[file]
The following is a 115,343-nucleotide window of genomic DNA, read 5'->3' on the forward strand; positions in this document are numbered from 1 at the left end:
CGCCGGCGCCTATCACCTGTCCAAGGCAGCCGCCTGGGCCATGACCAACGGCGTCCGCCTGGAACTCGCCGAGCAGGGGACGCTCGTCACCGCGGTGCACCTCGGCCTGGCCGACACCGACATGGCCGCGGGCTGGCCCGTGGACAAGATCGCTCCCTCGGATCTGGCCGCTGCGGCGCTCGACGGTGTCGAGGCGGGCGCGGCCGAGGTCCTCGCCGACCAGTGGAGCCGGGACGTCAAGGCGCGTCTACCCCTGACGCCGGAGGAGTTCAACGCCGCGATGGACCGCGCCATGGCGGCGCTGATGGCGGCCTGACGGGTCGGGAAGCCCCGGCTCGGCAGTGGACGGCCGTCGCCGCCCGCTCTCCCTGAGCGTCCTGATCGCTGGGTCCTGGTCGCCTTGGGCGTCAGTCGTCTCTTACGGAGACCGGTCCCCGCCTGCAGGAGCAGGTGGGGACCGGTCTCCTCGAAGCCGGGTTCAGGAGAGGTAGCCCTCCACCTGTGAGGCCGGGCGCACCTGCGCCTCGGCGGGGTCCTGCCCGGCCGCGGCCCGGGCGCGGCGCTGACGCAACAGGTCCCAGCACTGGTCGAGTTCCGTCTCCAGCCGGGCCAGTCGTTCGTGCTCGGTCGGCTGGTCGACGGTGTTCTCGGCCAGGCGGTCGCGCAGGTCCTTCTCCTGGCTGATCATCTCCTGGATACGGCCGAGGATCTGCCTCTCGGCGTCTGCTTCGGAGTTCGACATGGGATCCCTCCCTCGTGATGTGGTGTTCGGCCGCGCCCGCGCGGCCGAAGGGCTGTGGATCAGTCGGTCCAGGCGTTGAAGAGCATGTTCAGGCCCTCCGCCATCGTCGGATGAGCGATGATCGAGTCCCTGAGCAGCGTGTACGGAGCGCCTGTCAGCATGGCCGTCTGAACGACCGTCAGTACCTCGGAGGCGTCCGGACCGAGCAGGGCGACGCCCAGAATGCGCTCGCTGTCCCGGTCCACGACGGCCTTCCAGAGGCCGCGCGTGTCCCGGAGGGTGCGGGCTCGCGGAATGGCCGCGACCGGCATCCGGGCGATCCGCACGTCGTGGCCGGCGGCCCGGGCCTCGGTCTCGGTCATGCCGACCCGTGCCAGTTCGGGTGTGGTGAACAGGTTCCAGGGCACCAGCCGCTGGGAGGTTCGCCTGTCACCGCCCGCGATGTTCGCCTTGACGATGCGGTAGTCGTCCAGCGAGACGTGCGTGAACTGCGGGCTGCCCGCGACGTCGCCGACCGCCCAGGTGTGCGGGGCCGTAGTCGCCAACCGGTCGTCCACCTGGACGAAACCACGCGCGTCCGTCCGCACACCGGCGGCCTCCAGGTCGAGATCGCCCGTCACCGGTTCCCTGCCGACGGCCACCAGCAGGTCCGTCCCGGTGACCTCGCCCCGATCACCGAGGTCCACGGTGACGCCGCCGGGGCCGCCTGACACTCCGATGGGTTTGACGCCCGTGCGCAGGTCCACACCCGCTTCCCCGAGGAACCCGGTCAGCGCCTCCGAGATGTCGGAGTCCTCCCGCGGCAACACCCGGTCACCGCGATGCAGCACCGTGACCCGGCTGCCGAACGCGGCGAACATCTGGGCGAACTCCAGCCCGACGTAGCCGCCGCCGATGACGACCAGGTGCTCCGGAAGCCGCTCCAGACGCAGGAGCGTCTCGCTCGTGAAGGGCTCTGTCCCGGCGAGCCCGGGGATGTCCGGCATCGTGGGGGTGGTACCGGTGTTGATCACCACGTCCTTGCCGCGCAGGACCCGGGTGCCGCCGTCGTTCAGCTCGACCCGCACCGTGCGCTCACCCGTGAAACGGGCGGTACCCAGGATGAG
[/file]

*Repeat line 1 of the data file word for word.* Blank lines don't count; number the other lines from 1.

The following is a 115,343-nucleotide window of genomic DNA, read 5'->3' on the forward strand; positions in this document are numbered from 1 at the left end: